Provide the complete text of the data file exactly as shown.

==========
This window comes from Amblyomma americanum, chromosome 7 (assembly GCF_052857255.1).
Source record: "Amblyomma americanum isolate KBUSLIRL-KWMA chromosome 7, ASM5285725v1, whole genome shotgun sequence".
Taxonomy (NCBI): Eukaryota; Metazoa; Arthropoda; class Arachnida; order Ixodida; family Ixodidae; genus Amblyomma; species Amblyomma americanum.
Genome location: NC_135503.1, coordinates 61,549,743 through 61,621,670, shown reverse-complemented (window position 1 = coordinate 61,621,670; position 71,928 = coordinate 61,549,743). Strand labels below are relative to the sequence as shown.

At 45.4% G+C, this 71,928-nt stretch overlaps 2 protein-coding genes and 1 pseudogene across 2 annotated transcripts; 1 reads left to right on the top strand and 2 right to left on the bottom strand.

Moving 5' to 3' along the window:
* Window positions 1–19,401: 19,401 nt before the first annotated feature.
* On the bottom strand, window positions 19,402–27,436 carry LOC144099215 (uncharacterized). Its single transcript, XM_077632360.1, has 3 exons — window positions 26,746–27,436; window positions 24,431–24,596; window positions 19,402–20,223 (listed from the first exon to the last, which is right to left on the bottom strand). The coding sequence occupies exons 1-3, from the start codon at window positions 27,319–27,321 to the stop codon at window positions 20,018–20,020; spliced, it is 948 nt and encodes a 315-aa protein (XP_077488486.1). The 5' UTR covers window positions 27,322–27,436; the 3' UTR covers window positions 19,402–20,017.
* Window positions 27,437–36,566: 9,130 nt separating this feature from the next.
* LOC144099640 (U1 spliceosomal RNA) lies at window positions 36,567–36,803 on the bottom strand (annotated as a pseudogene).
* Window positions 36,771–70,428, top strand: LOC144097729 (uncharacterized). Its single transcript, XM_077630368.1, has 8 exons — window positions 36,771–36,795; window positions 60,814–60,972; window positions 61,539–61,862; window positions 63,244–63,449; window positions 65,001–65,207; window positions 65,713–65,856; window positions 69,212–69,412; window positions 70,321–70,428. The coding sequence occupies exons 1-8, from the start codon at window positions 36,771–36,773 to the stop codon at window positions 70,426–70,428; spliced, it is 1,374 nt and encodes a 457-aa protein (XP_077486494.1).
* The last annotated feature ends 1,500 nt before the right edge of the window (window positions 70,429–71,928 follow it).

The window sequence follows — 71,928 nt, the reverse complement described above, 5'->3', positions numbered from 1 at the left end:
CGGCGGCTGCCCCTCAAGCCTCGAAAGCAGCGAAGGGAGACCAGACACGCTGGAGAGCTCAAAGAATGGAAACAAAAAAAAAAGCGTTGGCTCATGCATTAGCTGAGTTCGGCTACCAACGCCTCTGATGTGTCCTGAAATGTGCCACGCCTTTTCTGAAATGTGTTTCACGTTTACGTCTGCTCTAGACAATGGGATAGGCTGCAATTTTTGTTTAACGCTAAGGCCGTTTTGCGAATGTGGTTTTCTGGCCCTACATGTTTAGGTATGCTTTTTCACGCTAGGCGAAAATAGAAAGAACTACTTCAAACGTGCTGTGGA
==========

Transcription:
This window comes from Amblyomma americanum, chromosome 7 (assembly GCF_052857255.1).
Source record: "Amblyomma americanum isolate KBUSLIRL-KWMA chromosome 7, ASM5285725v1, whole genome shotgun sequence".
Taxonomy (NCBI): Eukaryota; Metazoa; Arthropoda; class Arachnida; order Ixodida; family Ixodidae; genus Amblyomma; species Amblyomma americanum.
Genome location: NC_135503.1, coordinates 61,549,743 through 61,621,670, shown reverse-complemented (window position 1 = coordinate 61,621,670; position 71,928 = coordinate 61,549,743). Strand labels below are relative to the sequence as shown.

At 45.4% G+C, this 71,928-nt stretch overlaps 2 protein-coding genes and 1 pseudogene across 2 annotated transcripts; 1 reads left to right on the top strand and 2 right to left on the bottom strand.

Moving 5' to 3' along the window:
* Window positions 1–19,401: 19,401 nt before the first annotated feature.
* On the bottom strand, window positions 19,402–27,436 carry LOC144099215 (uncharacterized). Its single transcript, XM_077632360.1, has 3 exons — window positions 26,746–27,436; window positions 24,431–24,596; window positions 19,402–20,223 (listed from the first exon to the last, which is right to left on the bottom strand). The coding sequence occupies exons 1-3, from the start codon at window positions 27,319–27,321 to the stop codon at window positions 20,018–20,020; spliced, it is 948 nt and encodes a 315-aa protein (XP_077488486.1). The 5' UTR covers window positions 27,322–27,436; the 3' UTR covers window positions 19,402–20,017.
* Window positions 27,437–36,566: 9,130 nt separating this feature from the next.
* LOC144099640 (U1 spliceosomal RNA) lies at window positions 36,567–36,803 on the bottom strand (annotated as a pseudogene).
* Window positions 36,771–70,428, top strand: LOC144097729 (uncharacterized). Its single transcript, XM_077630368.1, has 8 exons — window positions 36,771–36,795; window positions 60,814–60,972; window positions 61,539–61,862; window positions 63,244–63,449; window positions 65,001–65,207; window positions 65,713–65,856; window positions 69,212–69,412; window positions 70,321–70,428. The coding sequence occupies exons 1-8, from the start codon at window positions 36,771–36,773 to the stop codon at window positions 70,426–70,428; spliced, it is 1,374 nt and encodes a 457-aa protein (XP_077486494.1).
* The last annotated feature ends 1,500 nt before the right edge of the window (window positions 70,429–71,928 follow it).

The window sequence follows — 71,928 nt, the reverse complement described above, 5'->3', positions numbered from 1 at the left end:
CGGCGGCTGCCCCTCAAGCCTCGAAAGCAGCGAAGGGAGACCAGACACGCTGGAGAGCTCAAAGAATGGAAACAAAAAAAAAAGCGTTGGCTCATGCATTAGCTGAGTTCGGCTACCAACGCCTCTGATGTGTCCTGAAATGTGCCACGCCTTTTCTGAAATGTGTTTCACGTTTACGTCTGCTCTAGACAATGGGATAGGCTGCAATTTTTGTTTAACGCTAAGGCCGTTTTGCGAATGTGGTTTTCTGGCCCTACATGTTTAGGTATGCTTTTTCACGCTAGGCGAAAATAGAAAGAACTACTTCAAACGTGCTGTGGA